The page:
News / Middle East

Syrian Kurds Defeat Islamists, Declare Autonomy

Syrian Kurds Defeat Islamists, Declare Autonomyi
X
Henry Ridgwell
November 15, 2013 3:26 AM
The most powerful Kurdish faction in Syria has declared self-rule over the territory it controls in the north-east of the country. The announcement further complicates the civil war in Syria, and presents a complex problem for neighboring nations. Henry Ridgwell reports for VOA.
Syrian Kurds Defeat Islamists, Declare Autonomy
Henry Ridgwell
The most powerful Kurdish faction in Syria has declared self-rule over the territory it controls in the northeast of the country.  The announcement further complicates the civil war in Syria, and presents a complex problem for neighboring Turkey and the autonomous Kurdistan Regional Government in northern Iraq.  

In recent weeks, Kurdish militia in Syria have ousted Islamist fighters from several villages close to the Turkish border.

The victories prompted the main political group of Syria's Kurds, known as the PYD, to declare autonomy.

At a press conference in Paris this week, the head of the PYD Saleh Muslim discussed why the Kurds were able to defeat the Islamists.

“Because in the end, they are fighting for money, as I mentioned.  There are about 3,000 people killed from them.  At the beginning, they were strong, but now they are not strong enough," said Muslim.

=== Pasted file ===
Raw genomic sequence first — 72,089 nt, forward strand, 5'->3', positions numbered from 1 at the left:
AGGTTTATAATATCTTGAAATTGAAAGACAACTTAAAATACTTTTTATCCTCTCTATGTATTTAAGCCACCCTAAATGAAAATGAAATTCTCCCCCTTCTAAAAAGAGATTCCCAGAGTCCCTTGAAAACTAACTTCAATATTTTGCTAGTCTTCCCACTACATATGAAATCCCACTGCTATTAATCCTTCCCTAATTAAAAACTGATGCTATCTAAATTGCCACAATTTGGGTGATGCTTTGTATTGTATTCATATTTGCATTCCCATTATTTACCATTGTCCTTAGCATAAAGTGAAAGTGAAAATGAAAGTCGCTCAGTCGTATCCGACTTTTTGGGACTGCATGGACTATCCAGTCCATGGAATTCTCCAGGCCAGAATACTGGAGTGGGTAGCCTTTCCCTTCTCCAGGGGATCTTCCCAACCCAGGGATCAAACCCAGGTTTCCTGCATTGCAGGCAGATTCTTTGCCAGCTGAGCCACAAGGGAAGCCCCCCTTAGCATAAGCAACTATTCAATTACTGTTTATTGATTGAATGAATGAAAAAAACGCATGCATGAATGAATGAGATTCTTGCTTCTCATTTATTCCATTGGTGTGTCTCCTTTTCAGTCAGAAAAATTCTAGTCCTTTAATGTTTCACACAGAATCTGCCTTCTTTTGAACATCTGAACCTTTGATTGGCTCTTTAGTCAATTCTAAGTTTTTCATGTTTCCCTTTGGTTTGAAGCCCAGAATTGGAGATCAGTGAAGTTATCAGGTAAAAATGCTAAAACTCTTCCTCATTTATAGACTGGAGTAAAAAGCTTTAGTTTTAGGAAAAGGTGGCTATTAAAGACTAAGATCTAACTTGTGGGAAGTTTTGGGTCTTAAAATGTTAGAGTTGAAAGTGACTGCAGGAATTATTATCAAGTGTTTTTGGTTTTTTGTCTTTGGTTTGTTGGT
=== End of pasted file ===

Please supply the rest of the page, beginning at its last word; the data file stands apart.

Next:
Opposition groups in Syria accuse the Kurds of colluding with Syrian government forces - a claim the PYD strongly denies.

There was some coordination over the withdrawal of government troops from Kurdish areas last year - but they remain historic enemies, says Robert Lowe of the Middle East Center at the London School of Economics.

“Maybe the regime has been buying time and it’s one area of Syria they would prefer not be fighting at the moment.  But I think the regime will be unhappy that the Kurds have gone as far as to declare a full autonomous government because contemplating any break-up of Syrian territory is an absolute red line for a regime built on Arab nationalism," said Lowe.

Kurdish gains in Syria pose a complex problem for Turkey.

The border has long been porous; Turkish attempts to build a frontier wall are being met with violent protests.

Ankara also is trying to negotiate a peace deal to end the decades-long war against Kurdish separatists known as the PKK, which is closely allied to the PYD in Syria.
But the move towards autonomy for the Kurds - already in northern Iraq, and now increasingly in Syria - could benefit Turkey, says Ibrahim Sirkeci of Regents University in London.